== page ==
- If a client is struggling to pay their rent consistently and on time, we might encourage them to contact their landlord to see if they can pay for several months’ worth of rent at once (landlords tend to appreciate payment in full–and in advance). Sometimes this arrangement can even give the client some flexibility to negotiate for lower rent, if they are offering to pay a significant amount at one time.
- If the immediate crisis has been resolved and there are no other no major financial issues at the time, we can suggest the client start an “Emergency Fund” at a local bank, to prevent a future crisis from happening in the event of a job loss or illness.
We also recognize that the interactions we have with our clients are limited in scope, and sometimes more in-depth financial literacy education is necessary. In this event, we make referrals to other programs with just this specialty, such as Lutheran Social Services Financial Counseling, or an extended training course such as Financial Peace University, a 13-week money management program often offered at our local churches.
I am currently working with a client who has taken steps to make these kinds of changes in her budget:
Rachel, a single mother of three, was working nearly 35 hours a week and had a fairly stable financial picture, when her child support abruptly ended, causing a hole of over $600.00 in her budget each month that she had counted on to care of her children’s needs. Through our work together, Rachel has cut her cell phone entirely and retained her land line, saving $85.00 each month. She made the tough decision to completely cut out her cable and internet packages, saving an additional $120.00/month. Due to the change in household income, Rachel now qualifies for food support and has applied for that program to help make up some of the deficit she now has.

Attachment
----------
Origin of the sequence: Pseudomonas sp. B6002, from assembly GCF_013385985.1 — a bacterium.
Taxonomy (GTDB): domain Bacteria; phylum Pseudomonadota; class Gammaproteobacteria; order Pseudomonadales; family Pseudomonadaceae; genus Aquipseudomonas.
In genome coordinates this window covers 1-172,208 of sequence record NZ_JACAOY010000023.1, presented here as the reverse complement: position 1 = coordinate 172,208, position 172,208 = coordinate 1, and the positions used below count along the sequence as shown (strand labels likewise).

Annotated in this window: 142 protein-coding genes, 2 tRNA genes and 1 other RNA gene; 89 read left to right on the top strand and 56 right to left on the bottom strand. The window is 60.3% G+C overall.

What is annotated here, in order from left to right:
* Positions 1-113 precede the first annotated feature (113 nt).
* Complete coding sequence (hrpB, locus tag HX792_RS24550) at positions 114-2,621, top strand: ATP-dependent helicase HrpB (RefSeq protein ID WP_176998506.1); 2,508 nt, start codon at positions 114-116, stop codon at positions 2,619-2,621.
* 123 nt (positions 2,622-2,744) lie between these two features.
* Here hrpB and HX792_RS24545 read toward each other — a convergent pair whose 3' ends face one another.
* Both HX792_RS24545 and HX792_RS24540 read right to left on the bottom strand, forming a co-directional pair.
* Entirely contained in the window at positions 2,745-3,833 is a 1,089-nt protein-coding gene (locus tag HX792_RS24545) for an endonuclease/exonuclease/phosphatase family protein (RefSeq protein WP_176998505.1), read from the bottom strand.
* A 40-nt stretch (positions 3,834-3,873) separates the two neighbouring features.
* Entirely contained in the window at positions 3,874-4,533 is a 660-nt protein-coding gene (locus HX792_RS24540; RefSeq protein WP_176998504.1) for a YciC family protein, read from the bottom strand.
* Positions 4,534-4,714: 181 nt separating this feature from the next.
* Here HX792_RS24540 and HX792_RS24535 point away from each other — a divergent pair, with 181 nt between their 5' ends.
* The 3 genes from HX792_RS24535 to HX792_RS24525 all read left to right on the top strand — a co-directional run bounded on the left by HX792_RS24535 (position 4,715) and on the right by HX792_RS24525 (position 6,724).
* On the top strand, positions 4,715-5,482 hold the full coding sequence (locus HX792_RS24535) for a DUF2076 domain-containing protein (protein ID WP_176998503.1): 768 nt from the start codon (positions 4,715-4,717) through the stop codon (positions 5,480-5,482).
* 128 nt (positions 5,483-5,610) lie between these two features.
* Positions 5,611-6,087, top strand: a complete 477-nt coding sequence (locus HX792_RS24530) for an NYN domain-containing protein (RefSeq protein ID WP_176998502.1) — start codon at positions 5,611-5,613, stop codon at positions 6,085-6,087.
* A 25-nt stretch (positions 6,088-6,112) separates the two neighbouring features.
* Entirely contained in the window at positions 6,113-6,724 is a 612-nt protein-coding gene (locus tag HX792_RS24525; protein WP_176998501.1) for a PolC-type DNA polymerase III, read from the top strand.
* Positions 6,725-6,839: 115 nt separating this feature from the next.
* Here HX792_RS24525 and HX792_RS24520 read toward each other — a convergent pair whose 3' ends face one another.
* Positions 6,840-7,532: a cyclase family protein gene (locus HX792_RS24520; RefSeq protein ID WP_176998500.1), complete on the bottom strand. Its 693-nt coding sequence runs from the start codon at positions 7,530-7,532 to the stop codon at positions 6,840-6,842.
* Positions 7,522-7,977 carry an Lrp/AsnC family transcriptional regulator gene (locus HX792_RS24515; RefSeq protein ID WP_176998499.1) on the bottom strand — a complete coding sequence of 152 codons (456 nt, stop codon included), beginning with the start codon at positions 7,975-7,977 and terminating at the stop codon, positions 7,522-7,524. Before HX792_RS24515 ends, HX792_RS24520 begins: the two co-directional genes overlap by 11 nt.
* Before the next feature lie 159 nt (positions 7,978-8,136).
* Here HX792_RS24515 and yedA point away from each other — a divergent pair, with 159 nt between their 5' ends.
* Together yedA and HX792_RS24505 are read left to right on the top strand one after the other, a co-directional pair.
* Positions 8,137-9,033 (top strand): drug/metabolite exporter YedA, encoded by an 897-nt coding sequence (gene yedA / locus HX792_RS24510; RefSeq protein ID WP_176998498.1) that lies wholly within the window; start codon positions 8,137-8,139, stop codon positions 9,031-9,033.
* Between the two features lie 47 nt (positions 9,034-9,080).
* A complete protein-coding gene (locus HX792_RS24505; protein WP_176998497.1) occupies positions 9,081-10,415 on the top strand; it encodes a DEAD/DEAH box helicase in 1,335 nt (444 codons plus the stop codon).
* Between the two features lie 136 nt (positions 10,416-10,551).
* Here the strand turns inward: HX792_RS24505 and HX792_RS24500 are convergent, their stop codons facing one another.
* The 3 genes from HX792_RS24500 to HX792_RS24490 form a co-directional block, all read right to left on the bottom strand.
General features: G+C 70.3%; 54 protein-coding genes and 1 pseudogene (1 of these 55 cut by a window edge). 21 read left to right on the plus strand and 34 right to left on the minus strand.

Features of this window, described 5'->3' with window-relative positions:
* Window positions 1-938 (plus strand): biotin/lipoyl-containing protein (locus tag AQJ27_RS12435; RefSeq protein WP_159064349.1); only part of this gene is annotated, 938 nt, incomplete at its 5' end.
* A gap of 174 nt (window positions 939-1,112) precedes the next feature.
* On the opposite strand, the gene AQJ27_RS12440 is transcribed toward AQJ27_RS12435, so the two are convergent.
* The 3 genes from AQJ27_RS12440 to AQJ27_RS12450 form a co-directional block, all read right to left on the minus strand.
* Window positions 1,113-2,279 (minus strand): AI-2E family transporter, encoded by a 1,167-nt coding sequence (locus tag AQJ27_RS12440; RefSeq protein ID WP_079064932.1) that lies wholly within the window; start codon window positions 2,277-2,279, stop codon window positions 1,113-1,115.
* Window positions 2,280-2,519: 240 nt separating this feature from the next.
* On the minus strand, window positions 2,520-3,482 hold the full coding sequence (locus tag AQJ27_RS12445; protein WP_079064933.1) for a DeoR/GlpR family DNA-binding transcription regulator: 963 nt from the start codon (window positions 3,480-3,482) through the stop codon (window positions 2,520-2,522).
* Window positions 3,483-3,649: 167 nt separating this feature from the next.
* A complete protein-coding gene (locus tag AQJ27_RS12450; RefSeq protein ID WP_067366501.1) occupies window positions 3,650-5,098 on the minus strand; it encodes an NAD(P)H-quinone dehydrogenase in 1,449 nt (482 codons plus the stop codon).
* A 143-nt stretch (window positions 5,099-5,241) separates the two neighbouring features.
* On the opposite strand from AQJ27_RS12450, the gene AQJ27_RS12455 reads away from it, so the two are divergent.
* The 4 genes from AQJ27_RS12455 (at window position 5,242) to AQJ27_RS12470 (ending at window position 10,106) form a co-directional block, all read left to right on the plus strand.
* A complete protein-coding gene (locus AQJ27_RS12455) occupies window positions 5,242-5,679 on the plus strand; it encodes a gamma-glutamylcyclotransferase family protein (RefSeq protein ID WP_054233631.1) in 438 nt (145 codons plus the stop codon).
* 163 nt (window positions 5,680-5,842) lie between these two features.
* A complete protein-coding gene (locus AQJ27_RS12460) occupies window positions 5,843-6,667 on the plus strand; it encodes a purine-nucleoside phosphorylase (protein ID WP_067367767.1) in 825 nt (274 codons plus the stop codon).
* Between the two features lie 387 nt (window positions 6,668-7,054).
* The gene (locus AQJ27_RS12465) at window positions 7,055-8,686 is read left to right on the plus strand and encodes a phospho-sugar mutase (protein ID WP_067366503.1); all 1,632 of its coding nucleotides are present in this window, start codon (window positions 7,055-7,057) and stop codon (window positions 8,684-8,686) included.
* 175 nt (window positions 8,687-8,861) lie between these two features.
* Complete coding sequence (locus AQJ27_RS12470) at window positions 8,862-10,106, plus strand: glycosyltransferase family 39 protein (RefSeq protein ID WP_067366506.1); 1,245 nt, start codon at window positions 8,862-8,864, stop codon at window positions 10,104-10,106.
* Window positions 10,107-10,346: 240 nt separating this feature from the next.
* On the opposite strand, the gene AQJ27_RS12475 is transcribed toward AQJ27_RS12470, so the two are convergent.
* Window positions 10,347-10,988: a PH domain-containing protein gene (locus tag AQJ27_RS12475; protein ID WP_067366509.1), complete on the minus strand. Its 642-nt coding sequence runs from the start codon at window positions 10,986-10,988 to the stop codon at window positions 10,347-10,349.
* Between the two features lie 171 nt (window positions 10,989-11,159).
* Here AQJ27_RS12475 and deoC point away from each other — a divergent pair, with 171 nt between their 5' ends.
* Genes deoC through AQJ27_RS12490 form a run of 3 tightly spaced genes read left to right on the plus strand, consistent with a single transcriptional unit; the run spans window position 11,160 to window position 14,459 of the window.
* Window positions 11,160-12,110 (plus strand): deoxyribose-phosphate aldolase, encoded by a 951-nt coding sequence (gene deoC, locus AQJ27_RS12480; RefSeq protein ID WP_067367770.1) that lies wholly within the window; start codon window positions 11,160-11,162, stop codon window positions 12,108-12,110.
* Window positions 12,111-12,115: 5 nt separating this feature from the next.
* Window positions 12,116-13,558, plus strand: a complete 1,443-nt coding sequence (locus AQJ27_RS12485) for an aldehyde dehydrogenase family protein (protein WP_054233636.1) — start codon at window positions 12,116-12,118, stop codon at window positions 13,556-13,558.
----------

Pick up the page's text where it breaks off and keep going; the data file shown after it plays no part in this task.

We are continuing to work with Rachel, helping advocate for her with her landlord to allow her to pay a portion of this month’s rent next month after she receives her tax return–and to pay the next several months in advance. Rachel has really worked hard to change the way she looks at her financial situation and to gain control of it herself, setting herself up for future stability.
At Bridges of Hope, part of our mission is to strengthen, stabilize and support families. We regard building financial literacy among the families we serve as one of the most important things we can do to “help.” Each day we do our best to both provide the resources that will keep a family’s current crisis from becoming a catastrophe, and to provide the kind of education and support that will prevent a future crisis from even happening in the first place. When a family like Rachel’s really works hard to overcome their short-term crisis and set themselves up for future success, they in turn become the living proof for us that real, lasting change is truly possible for families.